Ancient legends of the Aymara tell us of Huayra Tata, god of wind, who commands the breezes, winds, and blizzards that invade the mountains, cliffs and hills of the Andean highlands. It is told that Huayra Tata resides deep in the high peaks and valleys, abandoning them only to demonstrate his power to his wife, Pachamama, goddess of mother earth. With his power Huayra Tata was able to lift the waters from lake Titicaca and rain them down on the fertile Pachamama. When Huayra Tata sleeps, the waters and rivers lay quiet.
But the calm before the storm is about to be interrupted...
The eternity of the element air. Gentle and refined, yet the strength of the wind it is able to erode even the toughest of materials giving birth to distinctive shapes known in nature. Elegant and muscular the Huayra merges the past, present and future in a timeless interpretation of automotive art.
The styling of the car was perfected over the course of 5 years to find each line's beginning and end. During this study, eight scale models were created, as well as two 1:1 models, each an evolution of the previous in a never ending quest to perfect the form and refining the substance.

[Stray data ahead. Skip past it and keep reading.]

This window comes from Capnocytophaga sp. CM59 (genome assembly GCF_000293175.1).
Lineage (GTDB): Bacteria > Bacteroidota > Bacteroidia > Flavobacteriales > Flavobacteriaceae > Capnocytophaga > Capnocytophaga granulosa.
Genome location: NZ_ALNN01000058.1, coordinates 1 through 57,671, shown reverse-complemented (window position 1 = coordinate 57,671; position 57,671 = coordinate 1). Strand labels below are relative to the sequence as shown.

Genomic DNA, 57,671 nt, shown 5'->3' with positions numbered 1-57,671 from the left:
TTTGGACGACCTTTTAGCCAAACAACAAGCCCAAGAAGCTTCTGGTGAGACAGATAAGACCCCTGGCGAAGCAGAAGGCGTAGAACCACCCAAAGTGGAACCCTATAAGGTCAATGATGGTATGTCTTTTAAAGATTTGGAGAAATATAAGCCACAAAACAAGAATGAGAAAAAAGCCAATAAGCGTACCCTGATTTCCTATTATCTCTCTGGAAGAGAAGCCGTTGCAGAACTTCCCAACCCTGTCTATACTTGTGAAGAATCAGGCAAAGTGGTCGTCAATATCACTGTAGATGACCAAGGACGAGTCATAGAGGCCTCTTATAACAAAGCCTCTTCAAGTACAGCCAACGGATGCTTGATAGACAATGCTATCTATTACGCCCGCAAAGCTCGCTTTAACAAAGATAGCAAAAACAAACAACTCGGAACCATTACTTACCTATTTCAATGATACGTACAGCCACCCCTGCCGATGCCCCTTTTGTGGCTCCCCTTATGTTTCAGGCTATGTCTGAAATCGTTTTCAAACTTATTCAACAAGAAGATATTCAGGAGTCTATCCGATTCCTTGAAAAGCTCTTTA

The bi-xenon headlamps are just one of the many precious gifts from the Zonda R, and LED daytime running lights are seamlessly integrated in the elliptical shape of the design. The rear bumper integrates with the diffuser and is dominated by an elliptical frame that surrounds the four central exhaust outlets, now becoming a characteristic Pagani element.
The new central monocoque on the Huayra is an entirely new design made from carbon-titanium. However, with the gull wing doors cutting deep into the roof, much research was focused on achieving the highest levels of rigidity through the application of new advanced composite materials and technologies first tested on the Zonda R. The fuel tank is located integrally in the best protected area of the monocoque, behind the driver, reinforced by safety cell made of different composite and ballistic materials. The front and rear CrMo subframes offer an exceptional rigidity-to-weight ratio to allowing the suspensions to work at their best while incorporating an advanced energy absorbing crash structure, ready to protect the occupants in the unlikely event of an impact.
The never ending quest for weight reduction resulted also into the combination of structural and non-structural or aesthetical elements. An example is the integration of all ventilation air ducts into the monocoque's structure, making the use of additional parts and ducts unnecessary.
The result of this attention to detail is a vehicle weighing 1.350 kg making the Huayra the lightest sportscar in its class.